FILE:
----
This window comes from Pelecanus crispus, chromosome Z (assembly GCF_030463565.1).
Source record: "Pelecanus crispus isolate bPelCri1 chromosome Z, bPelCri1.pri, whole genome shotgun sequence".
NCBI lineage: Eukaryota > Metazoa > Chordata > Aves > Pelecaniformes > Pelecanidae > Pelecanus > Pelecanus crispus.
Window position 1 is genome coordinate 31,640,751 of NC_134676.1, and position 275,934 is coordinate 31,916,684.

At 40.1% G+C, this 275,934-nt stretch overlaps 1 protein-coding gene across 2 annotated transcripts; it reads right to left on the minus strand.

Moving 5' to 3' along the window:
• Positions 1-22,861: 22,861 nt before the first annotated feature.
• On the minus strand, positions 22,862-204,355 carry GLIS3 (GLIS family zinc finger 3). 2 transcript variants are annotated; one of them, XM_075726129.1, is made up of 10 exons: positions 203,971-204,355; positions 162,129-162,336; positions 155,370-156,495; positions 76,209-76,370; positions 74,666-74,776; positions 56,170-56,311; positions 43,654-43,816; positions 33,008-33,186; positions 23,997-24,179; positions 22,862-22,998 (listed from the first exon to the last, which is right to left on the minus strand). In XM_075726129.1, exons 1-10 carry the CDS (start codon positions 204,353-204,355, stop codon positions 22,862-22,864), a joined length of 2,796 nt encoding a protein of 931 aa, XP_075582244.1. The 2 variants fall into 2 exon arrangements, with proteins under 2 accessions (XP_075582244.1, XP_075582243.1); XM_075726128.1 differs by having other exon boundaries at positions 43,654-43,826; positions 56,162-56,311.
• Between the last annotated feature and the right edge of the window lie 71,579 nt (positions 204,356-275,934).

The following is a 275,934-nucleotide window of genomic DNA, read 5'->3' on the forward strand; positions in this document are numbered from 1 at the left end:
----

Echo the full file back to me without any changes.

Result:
This window comes from Pelecanus crispus, chromosome Z (assembly GCF_030463565.1).
Source record: "Pelecanus crispus isolate bPelCri1 chromosome Z, bPelCri1.pri, whole genome shotgun sequence".
NCBI lineage: Eukaryota > Metazoa > Chordata > Aves > Pelecaniformes > Pelecanidae > Pelecanus > Pelecanus crispus.
Window position 1 is genome coordinate 31,640,751 of NC_134676.1, and position 275,934 is coordinate 31,916,684.

At 40.1% G+C, this 275,934-nt stretch overlaps 1 protein-coding gene across 2 annotated transcripts; it reads right to left on the minus strand.

Moving 5' to 3' along the window:
• Positions 1-22,861: 22,861 nt before the first annotated feature.
• On the minus strand, positions 22,862-204,355 carry GLIS3 (GLIS family zinc finger 3). 2 transcript variants are annotated; one of them, XM_075726129.1, is made up of 10 exons: positions 203,971-204,355; positions 162,129-162,336; positions 155,370-156,495; positions 76,209-76,370; positions 74,666-74,776; positions 56,170-56,311; positions 43,654-43,816; positions 33,008-33,186; positions 23,997-24,179; positions 22,862-22,998 (listed from the first exon to the last, which is right to left on the minus strand). In XM_075726129.1, exons 1-10 carry the CDS (start codon positions 204,353-204,355, stop codon positions 22,862-22,864), a joined length of 2,796 nt encoding a protein of 931 aa, XP_075582244.1. The 2 variants fall into 2 exon arrangements, with proteins under 2 accessions (XP_075582244.1, XP_075582243.1); XM_075726128.1 differs by having other exon boundaries at positions 43,654-43,826; positions 56,162-56,311.
• Between the last annotated feature and the right edge of the window lie 71,579 nt (positions 204,356-275,934).

The following is a 275,934-nucleotide window of genomic DNA, read 5'->3' on the forward strand; positions in this document are numbered from 1 at the left end: